Even on a cloudy day, bright colors fill the air.
Holi, Festival of Colors is a Hindu Spring Festival celebrated all across India and the Eastern part of the globe. Whitter hosted their own festival on March 10 and 11.
The festival signifies the victory of good over evil, the arrival of spring and the end of winter.
For many, it is a festive day to meet others, play and laugh while forgetting all worries and to repair broken relationships.
Every year, this celebration comes to the Whittier Narrows Park. It provides a cultural experience with food and music.
“I’ve always wanted to come and it’s been really fun. I really enjoy the vegan food,” said Allison Medino, an attendee.
The air was filled with color and great vibes. Although there were many people of different races and cultures, everyone acted like family towards each other. Throughout the event, everyone shared hugs and color.
“It’s something amazing. It’s relaxing, different and cultural. Just a bunch of strangers getting together,” said Yessenia Alaniz, an attendee. “It’s my second year coming here, and it won’t be my last.”
For first timers, the experience was just as great.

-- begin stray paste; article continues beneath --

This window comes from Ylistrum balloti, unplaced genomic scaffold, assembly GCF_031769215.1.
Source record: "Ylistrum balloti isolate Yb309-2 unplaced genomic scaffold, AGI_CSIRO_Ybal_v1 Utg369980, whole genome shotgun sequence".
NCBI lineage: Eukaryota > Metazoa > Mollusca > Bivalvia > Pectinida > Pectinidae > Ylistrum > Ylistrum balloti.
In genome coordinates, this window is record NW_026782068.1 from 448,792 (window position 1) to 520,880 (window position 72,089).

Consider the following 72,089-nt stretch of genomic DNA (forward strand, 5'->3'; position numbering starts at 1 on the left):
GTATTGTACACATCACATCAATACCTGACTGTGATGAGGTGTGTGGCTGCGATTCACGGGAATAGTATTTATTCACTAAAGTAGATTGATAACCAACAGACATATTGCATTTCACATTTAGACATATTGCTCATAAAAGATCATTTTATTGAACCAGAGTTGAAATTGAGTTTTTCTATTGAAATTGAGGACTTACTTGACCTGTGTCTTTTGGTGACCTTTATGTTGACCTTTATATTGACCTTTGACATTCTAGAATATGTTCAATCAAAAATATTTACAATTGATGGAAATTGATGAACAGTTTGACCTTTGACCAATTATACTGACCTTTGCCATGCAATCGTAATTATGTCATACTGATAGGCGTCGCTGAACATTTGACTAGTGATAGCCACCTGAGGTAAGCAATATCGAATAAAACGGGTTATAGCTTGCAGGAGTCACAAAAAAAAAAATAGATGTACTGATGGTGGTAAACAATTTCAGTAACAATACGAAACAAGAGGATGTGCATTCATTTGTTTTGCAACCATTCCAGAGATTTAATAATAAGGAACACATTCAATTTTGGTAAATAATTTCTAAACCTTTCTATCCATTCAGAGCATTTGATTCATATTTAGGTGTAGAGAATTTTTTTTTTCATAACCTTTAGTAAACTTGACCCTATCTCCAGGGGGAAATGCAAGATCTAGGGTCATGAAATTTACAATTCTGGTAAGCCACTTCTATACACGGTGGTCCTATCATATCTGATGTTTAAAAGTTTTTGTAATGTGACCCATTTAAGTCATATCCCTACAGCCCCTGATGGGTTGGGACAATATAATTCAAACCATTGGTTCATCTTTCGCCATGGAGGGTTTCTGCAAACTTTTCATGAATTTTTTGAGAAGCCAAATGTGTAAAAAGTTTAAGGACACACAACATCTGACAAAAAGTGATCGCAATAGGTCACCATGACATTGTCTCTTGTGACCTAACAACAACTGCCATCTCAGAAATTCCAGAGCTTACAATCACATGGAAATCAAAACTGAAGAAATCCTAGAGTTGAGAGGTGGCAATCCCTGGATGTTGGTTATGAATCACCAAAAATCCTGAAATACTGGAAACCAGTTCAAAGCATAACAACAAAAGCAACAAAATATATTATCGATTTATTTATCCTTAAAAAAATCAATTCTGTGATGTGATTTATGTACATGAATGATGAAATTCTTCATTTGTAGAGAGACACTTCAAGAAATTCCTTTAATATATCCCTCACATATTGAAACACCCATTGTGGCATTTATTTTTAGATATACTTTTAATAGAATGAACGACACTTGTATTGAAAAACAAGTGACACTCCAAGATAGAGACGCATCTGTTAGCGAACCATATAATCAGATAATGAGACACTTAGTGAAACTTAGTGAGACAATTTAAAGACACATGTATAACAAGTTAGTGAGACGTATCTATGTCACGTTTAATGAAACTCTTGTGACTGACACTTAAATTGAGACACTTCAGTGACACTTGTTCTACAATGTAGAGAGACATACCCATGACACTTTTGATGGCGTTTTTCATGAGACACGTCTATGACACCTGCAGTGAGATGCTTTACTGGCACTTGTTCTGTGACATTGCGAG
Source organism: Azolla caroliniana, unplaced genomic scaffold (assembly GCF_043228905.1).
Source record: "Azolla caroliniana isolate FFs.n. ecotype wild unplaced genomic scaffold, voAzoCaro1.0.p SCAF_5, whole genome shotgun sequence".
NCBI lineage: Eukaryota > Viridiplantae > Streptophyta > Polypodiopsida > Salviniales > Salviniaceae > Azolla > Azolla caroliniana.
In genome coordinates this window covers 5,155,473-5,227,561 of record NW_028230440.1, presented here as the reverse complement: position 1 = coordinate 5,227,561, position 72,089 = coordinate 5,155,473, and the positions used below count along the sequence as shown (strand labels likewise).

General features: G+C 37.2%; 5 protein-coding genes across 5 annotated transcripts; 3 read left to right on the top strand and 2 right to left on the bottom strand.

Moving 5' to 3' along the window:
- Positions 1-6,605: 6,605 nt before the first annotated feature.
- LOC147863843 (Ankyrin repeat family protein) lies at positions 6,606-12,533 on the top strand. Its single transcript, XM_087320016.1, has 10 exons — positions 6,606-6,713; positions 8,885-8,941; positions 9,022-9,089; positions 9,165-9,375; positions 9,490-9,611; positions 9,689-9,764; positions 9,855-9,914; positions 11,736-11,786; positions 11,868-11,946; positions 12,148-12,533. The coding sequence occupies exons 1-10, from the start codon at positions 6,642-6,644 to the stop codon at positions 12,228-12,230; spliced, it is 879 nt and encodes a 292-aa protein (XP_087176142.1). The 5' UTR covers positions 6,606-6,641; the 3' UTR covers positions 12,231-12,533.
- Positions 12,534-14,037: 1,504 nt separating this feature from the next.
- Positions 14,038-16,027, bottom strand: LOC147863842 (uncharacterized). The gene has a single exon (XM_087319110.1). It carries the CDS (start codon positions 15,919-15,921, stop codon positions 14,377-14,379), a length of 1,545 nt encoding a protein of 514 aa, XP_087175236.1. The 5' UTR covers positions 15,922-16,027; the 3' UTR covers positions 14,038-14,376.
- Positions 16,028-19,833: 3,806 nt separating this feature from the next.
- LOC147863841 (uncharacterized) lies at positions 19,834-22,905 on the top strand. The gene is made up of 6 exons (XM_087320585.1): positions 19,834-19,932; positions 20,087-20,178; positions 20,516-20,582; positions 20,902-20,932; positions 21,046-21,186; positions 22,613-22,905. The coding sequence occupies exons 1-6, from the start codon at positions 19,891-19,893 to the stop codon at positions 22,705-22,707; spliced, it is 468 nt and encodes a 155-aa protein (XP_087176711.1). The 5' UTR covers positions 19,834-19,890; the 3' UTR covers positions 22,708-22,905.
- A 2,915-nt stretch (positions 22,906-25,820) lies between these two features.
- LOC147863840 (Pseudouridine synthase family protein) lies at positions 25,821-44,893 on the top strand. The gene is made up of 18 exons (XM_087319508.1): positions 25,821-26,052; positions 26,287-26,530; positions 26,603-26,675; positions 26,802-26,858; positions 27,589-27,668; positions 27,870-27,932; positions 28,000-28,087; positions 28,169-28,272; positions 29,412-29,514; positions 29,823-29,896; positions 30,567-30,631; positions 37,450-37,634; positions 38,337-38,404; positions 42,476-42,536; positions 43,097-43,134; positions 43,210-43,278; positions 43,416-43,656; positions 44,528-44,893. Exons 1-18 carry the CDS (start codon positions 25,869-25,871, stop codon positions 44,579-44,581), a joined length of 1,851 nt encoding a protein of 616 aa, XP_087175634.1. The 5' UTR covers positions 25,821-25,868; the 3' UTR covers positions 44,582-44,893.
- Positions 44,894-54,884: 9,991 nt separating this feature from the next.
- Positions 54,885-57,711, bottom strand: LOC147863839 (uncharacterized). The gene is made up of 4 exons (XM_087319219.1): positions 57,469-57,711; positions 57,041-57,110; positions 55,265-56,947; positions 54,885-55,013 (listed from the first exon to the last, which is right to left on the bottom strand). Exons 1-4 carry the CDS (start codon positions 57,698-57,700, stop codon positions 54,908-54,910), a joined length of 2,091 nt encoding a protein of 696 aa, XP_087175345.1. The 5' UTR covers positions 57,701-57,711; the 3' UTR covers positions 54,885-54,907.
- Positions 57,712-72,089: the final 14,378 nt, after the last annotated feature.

“It’s really been fun. This is my first time experiencing the celebration of spring and I’ve learned more about the Hindu culture,” said Megz Moore, who was also accompanied by her dog.
Even dancing to the music was done together.
“It’s a freedom of expression. There’s so much togetherness and even if you don’t have prior dance experience, it is totally easy to do the steps and follow us,” said Aakansha Maheshwari, one of the many performers at the Holi Festival from Bollypop Dance School.
When asked what she hopes people take back from the experience, Maheshwari said, “to find eternal peace. Because once you start moving, peace goes in your heart.”
“Throw your hands in the air, let your fears fly away” was chanted throughout the whole festival.
People flayed their arms in the air, jumped into bursts of colors being thrown, and forgot all the stress that they had been carrying.
This was a place where families, friends and strangers could hold hands or even grab each other’s hip and form a giant conga line.
Many would expect this event to be a messy disaster filled with trash, but to everyone’s surprise, everyone did their part by picking up trash, even if it wasn’t theirs.
At a time where violence and crime are commonly seen on tv, it is great to see how it could all be forgotten with a burst of color.